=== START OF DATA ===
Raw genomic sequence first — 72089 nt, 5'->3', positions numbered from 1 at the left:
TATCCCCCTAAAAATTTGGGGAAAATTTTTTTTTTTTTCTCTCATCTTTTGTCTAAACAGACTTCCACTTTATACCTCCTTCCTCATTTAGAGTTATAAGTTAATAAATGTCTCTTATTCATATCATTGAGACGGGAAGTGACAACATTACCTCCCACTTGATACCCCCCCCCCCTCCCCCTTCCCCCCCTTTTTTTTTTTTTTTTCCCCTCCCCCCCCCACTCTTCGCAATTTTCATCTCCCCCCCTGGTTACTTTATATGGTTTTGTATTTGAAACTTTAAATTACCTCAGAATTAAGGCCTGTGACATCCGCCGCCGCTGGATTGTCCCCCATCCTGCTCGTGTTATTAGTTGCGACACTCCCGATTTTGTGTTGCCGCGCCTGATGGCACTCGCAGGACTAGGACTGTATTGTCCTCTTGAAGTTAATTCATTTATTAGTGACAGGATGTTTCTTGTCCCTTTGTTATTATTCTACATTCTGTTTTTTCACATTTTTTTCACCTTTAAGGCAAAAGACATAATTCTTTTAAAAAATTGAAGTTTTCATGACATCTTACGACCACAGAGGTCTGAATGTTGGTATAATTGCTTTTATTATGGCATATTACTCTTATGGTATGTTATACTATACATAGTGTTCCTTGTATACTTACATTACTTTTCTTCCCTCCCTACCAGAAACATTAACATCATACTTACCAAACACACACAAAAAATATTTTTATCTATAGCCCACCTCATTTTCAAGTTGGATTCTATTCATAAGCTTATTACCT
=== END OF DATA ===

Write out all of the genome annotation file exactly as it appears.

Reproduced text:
Raw genomic sequence first — 72089 nt, 5'->3', positions numbered from 1 at the left:
TATCCCCCTAAAAATTTGGGGAAAATTTTTTTTTTTTTCTCTCATCTTTTGTCTAAACAGACTTCCACTTTATACCTCCTTCCTCATTTAGAGTTATAAGTTAATAAATGTCTCTTATTCATATCATTGAGACGGGAAGTGACAACATTACCTCCCACTTGATACCCCCCCCCCCTCCCCCTTCCCCCCCTTTTTTTTTTTTTTTTCCCCTCCCCCCCCCACTCTTCGCAATTTTCATCTCCCCCCCTGGTTACTTTATATGGTTTTGTATTTGAAACTTTAAATTACCTCAGAATTAAGGCCTGTGACATCCGCCGCCGCTGGATTGTCCCCCATCCTGCTCGTGTTATTAGTTGCGACACTCCCGATTTTGTGTTGCCGCGCCTGATGGCACTCGCAGGACTAGGACTGTATTGTCCTCTTGAAGTTAATTCATTTATTAGTGACAGGATGTTTCTTGTCCCTTTGTTATTATTCTACATTCTGTTTTTTCACATTTTTTTCACCTTTAAGGCAAAAGACATAATTCTTTTAAAAAATTGAAGTTTTCATGACATCTTACGACCACAGAGGTCTGAATGTTGGTATAATTGCTTTTATTATGGCATATTACTCTTATGGTATGTTATACTATACATAGTGTTCCTTGTATACTTACATTACTTTTCTTCCCTCCCTACCAGAAACATTAACATCATACTTACCAAACACACACAAAAAATATTTTTATCTATAGCCCACCTCATTTTCAAGTTGGATTCTATTCATAAGCTTATTACCT